In a world with no shortage of things to fear, it’s tempting to just stay home and avoid risk. Domestic Violence Awareness Month in October, though, is a reminder that home isn’t always a safe haven.
The Bridge Over Troubled Waters, a Pasadena-based organization that addresses domestic and sexual violence, serves the Baytown area through an office and telephone and online services.
The organization announcing this year’s awareness effort said that 40% of Texas woman and 35% of Texas men will experience domestic violence in their lifetime.
One in three teens will experience abuse from a dating partner while in high school.
Olivia Rivers, executive director of The Bridge, said need for their services increased during the pandemic.
With many people losing their jobs and many more working from home, she said financial pressures and substance abuse increased, both factors that increase prevalence of domestic violence.
Also, leaving home for school and work often gives victims the opportunity to reach out for help, and those avenues were eliminated or reduced for many people in 2020.
In 2020, she said, 101 Baytown area victims received services, which included 1,075 hours of advocacy, therapy and resources. The group’s hotline received 462 phone calls from survivors living in Baytown.
She said the number of domestic violence homicides in Harris County hit its highest number in recent years, with 32 women and five men killed. Three of those homicides were in Baytown, she said.
By contrast, the number of domestic violence calls to Baytown police declined in 2020. Those calls have increased in 2021, but are still below other recent years, according to Baytown police spokesman Lt. Eric Freed.
Baytown police have received 659 calls reporting domestic violence so far this year, he said. There were 605 such calls the same time last year.
Comparable year-to-date calls were 746 in 2017, 836 in 2018 and 930 in 2019.
More important than the statistics, though, Freed said people need to know the police department has advocates and resources available for victims.
Both The Bridge and the police department have a variety of services to offer victims of domestic and sexual violence—more than just shelter or a place to report a crime.
Reach out for help even if you’re not at the point of leaving the relationship, Rivers said.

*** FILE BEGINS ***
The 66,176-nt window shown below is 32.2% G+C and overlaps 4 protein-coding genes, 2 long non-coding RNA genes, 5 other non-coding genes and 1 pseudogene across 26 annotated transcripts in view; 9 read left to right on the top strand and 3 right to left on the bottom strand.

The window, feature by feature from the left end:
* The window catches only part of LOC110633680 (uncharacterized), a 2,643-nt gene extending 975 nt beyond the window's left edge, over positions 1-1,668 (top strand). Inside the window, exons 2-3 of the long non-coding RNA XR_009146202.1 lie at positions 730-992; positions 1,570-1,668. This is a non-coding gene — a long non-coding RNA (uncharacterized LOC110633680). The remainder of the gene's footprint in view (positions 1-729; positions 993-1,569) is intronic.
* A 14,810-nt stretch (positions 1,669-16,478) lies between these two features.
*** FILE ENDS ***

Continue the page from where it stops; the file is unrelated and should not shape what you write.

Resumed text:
“Most people are not ready to make that decision,” she said. In fact, leaving, or stating the intention to leave, is a risky time.
“Leaving an abusive situation can actually put someone in more harm than staying and getting the resources and information they need,” she said.
The greatest pressure on people to stay in an abusive relationship is financial, Rivers said.
One of the positive things to come out of the pandemic response is that organizations like The Bridge have more money available to help relocate victims to safe, affordable housing.
Along with that, The Bridge provides help in finding employment to be able to sustain that housing.
For someone at immediate risk of harm from sexual, relationship or domestic violence, or to report a crime, the advice is to get to a safe place if possible and call 911.
If there’s not an immediate threat, help is available.
Where to get help
Baytown Police Department
Victim Services Program: Call 281-425-1051 or 281-425-1050.
In-person services available for victims of violent crime and their families in person 7 a.m.-4 p.m. Monday-Friday at 3200 N. Main Street, Baytown. No appointment required.
• Assistance in making a report or filing charges
• Assistance in filing protective orders
• Resources that offer free or inexpensive services
• Safety planning
• Referrals to community resources
• Free cell phone for 911 emergency use
The Bridge Over Troubled Waters
24-hour hotline: 713-473-2801
Baytown office: 281-420-5600 at 1300 Rollingbrook Drive
Website and online chat: tbotw.org
• Emergency shelter
• Resource referral
• Children’s services
• Education and prevention